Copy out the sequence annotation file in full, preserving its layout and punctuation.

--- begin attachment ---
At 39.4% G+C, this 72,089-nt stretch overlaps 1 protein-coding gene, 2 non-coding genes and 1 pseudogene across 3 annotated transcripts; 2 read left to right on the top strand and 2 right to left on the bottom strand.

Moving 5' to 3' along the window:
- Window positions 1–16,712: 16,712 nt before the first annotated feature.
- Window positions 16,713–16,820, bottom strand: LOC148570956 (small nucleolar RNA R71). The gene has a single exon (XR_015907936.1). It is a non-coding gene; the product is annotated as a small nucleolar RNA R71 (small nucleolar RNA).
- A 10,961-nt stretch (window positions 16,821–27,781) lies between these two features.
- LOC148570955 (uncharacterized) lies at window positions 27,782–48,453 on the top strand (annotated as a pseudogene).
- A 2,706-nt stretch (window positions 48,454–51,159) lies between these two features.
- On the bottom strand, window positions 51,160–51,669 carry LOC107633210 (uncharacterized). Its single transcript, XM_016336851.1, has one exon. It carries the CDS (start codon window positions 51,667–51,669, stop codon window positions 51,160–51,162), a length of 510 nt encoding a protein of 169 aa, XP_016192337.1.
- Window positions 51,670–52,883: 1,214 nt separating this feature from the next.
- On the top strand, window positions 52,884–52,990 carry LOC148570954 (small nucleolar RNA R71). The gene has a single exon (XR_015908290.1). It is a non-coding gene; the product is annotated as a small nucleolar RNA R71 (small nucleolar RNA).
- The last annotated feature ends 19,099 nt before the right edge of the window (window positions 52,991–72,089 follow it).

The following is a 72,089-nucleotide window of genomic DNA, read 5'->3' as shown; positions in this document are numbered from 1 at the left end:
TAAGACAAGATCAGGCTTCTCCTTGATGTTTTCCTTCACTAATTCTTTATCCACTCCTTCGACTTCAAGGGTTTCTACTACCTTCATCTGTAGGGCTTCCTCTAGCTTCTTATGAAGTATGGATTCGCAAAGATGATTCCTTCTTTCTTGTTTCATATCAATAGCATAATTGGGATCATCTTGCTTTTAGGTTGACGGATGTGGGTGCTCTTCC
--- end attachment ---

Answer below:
At 39.4% G+C, this 72,089-nt stretch overlaps 1 protein-coding gene, 2 non-coding genes and 1 pseudogene across 3 annotated transcripts; 2 read left to right on the top strand and 2 right to left on the bottom strand.

Moving 5' to 3' along the window:
- Window positions 1–16,712: 16,712 nt before the first annotated feature.
- Window positions 16,713–16,820, bottom strand: LOC148570956 (small nucleolar RNA R71). The gene has a single exon (XR_015907936.1). It is a non-coding gene; the product is annotated as a small nucleolar RNA R71 (small nucleolar RNA).
- A 10,961-nt stretch (window positions 16,821–27,781) lies between these two features.
- LOC148570955 (uncharacterized) lies at window positions 27,782–48,453 on the top strand (annotated as a pseudogene).
- A 2,706-nt stretch (window positions 48,454–51,159) lies between these two features.
- On the bottom strand, window positions 51,160–51,669 carry LOC107633210 (uncharacterized). Its single transcript, XM_016336851.1, has one exon. It carries the CDS (start codon window positions 51,667–51,669, stop codon window positions 51,160–51,162), a length of 510 nt encoding a protein of 169 aa, XP_016192337.1.
- Window positions 51,670–52,883: 1,214 nt separating this feature from the next.
- On the top strand, window positions 52,884–52,990 carry LOC148570954 (small nucleolar RNA R71). The gene has a single exon (XR_015908290.1). It is a non-coding gene; the product is annotated as a small nucleolar RNA R71 (small nucleolar RNA).
- The last annotated feature ends 19,099 nt before the right edge of the window (window positions 52,991–72,089 follow it).

The following is a 72,089-nucleotide window of genomic DNA, read 5'->3' as shown; positions in this document are numbered from 1 at the left end:
TAAGACAAGATCAGGCTTCTCCTTGATGTTTTCCTTCACTAATTCTTTATCCACTCCTTCGACTTCAAGGGTTTCTACTACCTTCATCTGTAGGGCTTCCTCTAGCTTCTTATGAAGTATGGATTCGCAAAGATGATTCCTTCTTTCTTGTTTCATATCAATAGCATAATTGGGATCATCTTGCTTTTAGGTTGACGGATGTGGGTGCTCTTCC